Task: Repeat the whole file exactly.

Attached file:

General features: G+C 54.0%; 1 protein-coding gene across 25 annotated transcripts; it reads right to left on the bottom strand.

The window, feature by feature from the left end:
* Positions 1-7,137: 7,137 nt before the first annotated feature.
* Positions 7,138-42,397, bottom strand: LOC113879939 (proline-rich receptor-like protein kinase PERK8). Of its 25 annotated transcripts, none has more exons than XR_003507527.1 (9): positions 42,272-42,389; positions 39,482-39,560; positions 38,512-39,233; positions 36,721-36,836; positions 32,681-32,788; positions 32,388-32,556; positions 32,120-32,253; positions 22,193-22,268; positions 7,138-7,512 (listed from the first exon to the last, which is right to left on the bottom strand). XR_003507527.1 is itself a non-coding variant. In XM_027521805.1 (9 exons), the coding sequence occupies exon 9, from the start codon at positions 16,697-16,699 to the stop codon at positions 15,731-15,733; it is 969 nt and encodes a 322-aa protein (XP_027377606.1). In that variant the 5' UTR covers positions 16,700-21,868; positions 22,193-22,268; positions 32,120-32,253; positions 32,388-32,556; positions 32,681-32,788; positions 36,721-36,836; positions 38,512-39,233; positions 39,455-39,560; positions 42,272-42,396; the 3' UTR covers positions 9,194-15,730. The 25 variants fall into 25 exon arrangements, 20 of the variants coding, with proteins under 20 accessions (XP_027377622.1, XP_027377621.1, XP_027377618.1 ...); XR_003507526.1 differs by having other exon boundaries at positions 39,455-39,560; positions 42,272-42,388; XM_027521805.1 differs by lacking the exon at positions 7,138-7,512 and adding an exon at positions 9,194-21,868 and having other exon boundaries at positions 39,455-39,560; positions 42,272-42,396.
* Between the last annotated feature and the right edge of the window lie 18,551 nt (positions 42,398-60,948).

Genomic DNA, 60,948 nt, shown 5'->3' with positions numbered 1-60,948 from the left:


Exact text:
General features: G+C 54.0%; 1 protein-coding gene across 25 annotated transcripts; it reads right to left on the bottom strand.

The window, feature by feature from the left end:
* Positions 1-7,137: 7,137 nt before the first annotated feature.
* Positions 7,138-42,397, bottom strand: LOC113879939 (proline-rich receptor-like protein kinase PERK8). Of its 25 annotated transcripts, none has more exons than XR_003507527.1 (9): positions 42,272-42,389; positions 39,482-39,560; positions 38,512-39,233; positions 36,721-36,836; positions 32,681-32,788; positions 32,388-32,556; positions 32,120-32,253; positions 22,193-22,268; positions 7,138-7,512 (listed from the first exon to the last, which is right to left on the bottom strand). XR_003507527.1 is itself a non-coding variant. In XM_027521805.1 (9 exons), the coding sequence occupies exon 9, from the start codon at positions 16,697-16,699 to the stop codon at positions 15,731-15,733; it is 969 nt and encodes a 322-aa protein (XP_027377606.1). In that variant the 5' UTR covers positions 16,700-21,868; positions 22,193-22,268; positions 32,120-32,253; positions 32,388-32,556; positions 32,681-32,788; positions 36,721-36,836; positions 38,512-39,233; positions 39,455-39,560; positions 42,272-42,396; the 3' UTR covers positions 9,194-15,730. The 25 variants fall into 25 exon arrangements, 20 of the variants coding, with proteins under 20 accessions (XP_027377622.1, XP_027377621.1, XP_027377618.1 ...); XR_003507526.1 differs by having other exon boundaries at positions 39,455-39,560; positions 42,272-42,388; XM_027521805.1 differs by lacking the exon at positions 7,138-7,512 and adding an exon at positions 9,194-21,868 and having other exon boundaries at positions 39,455-39,560; positions 42,272-42,396.
* Between the last annotated feature and the right edge of the window lie 18,551 nt (positions 42,398-60,948).

Genomic DNA, 60,948 nt, shown 5'->3' with positions numbered 1-60,948 from the left: